Analysis by Dr. Nancy Yamaguchi
Both within and without the energy business, there is an intense daily focus on crude oil prices. The current regime of low prices is a function of global oversupply. There is widespread agreement that the supply overhang now is lessening, and that supply and demand will be moving into a closer balance by the end of the year. But accurate, up-to-the-minute, measures of supply and demand do not exist. Analysts must scramble to find other reliable indicators and bellwethers, and one of these is the level of oil in inventory. Changes in crude and product inventories are viewed as good indicators, though they are not an exact science.
With the world seemingly awash in oil, additions to stockpiles are interpreted as a continuation of the supply overhang, and this tends to suppress prices. Withdrawals from stockpiles are interpreted as reductions in supply, or increases in demand, or both, and this tends to elevate prices.
Last week, the American Petroleum Institute (API) forecast a crude stock draw of 1.1 million barrels, and other analysts predicted stock draws of 2.8 million barrels to over 3 million barrels. Traders responded quickly, and prices rose. Subsequently, the US Energy Information Administration (EIA) released the official data, and it contradicted the other forecasts, showing instead another stock build of 1.3 million barrels. Prices quickly retreated.
Today, WTI prices crossed the almost-mystical threshold of $50/barrel, a price level not seen since July 2015. A large part of the crude price rally was caused by the news of a sizable drawdown of US crude stocks. This week, the API estimated a crude stock draw of 5.5 million barrels. This time, the EIA data corroborated, for the most part, the API numbers, reporting a crude stock draw of 4.2 million barrels. This signaled another step closer to supply-demand balance, and prices rose immediately. In fact, we noted in yesterday’s issue of FUELSNews that if the EIA’s numbers had exceeded the API’s, we believed that prices would climb past $50/b yesterday. As it was, even though the official EIA numbers did not surpass the API estimates, WTI prices flirted with the $50/b mark, hitting a high of $49.75/b.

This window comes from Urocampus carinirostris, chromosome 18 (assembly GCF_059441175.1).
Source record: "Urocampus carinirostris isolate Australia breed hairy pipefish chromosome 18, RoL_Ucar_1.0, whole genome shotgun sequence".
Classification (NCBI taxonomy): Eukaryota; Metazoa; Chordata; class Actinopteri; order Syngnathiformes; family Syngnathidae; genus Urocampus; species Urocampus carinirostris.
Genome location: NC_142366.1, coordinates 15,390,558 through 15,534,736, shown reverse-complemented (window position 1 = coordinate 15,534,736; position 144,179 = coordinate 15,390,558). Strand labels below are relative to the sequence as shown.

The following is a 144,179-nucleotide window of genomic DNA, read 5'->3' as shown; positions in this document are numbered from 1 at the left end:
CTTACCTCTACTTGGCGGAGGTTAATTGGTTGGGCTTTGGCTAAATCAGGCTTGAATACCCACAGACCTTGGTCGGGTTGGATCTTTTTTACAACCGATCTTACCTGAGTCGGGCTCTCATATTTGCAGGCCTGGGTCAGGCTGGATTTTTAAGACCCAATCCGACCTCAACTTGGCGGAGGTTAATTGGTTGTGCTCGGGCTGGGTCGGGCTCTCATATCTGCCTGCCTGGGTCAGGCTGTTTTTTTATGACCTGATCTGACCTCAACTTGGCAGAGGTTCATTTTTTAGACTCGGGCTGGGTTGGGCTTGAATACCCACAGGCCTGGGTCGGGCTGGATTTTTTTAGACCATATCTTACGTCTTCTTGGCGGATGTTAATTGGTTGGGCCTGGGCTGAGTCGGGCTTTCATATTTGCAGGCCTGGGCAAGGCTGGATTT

The figure below shows the additions/(drawdowns) in US crude stocks, in million barrels, on a weekly basis so far this year. Crude stock draws occurred in only four weeks out of the twenty shown here. In some weeks, as much as eight to ten million barrels were stockpiled.
It comes as no surprise, therefore, that US crude inventories were fast approaching their all-time high of 545 million barrels. As the next figure shows, for the week ended May 1, 2016, inventories stood at 543.4 million barrels. The path of the yellow line tracing 2016 inventories is determined by the additions/(drawdowns) in the first figure. The next week ended May 6th brought a draw of 3.41 million barrels. The week after, ended May 13th, brought a build of 1.31 million barrels. And now the data for the most recent week ended May 20th shows a draw of 4.23 million barrels. This back and forth suggests a closer supply-demand balance.
As a cautionary note, however, the market factors currently at play on both sides of the supply-demand equation are still in flux. Some of the supply outages, for example, are temporary. As a second cautionary note, a week or two of crude inventory drawdown of a few million barrels does not erase the fact that over half a billion barrels remain in storage.
To explore why crude stocks can be used as a bellwether for the market, the following figure compares the weekly addition/(drawdown) in crude stocks (million barrels,) with the weekly change in WTI values (dollars per barrel,) with a five-day delay. We have added the five-day delay to account for the date the EIA releases its information on crude inventories. That is to say, the crude stock draw reported for the week ended May 20th was released on May 25th, so the price corresponding with the May 20th stock movement data is the May 25th price. In this way, it is easy to see how the WTI prices track the stock movements.
In conclusion, crude stockpiles appear to be receding from the historic high point, and as this is occurring, crude prices are trending up. If we accept the idea that the weekly movements in crude stocks are a key bellwether of the overall crude supply and demand balance (as the author does,) then the current movements indicate that the market is inching toward a better supply and demand balance. If supplies expand once again and crude stockpiles begin to swell, this will indicate that the supply overhang is increasing, and we may expect crude prices to weaken once again.
Dr. Nancy Yamaguchiis an author and petroleum industry expert specializing in the advanced analysis of energy markets. Dr. Yamaguchi is the President of Trans-Energy Research Associates, Inc. focusing on a wide spectrum of fuel related issues such as economics and the environment. She possesses a strong interest in global oil industry, including supply, demand, trading trends, as well as transport, refining, product blending, alternative and reformulated fuels, product quality and price behavior. Dr. Yamaguchi can be reached at email@example.com.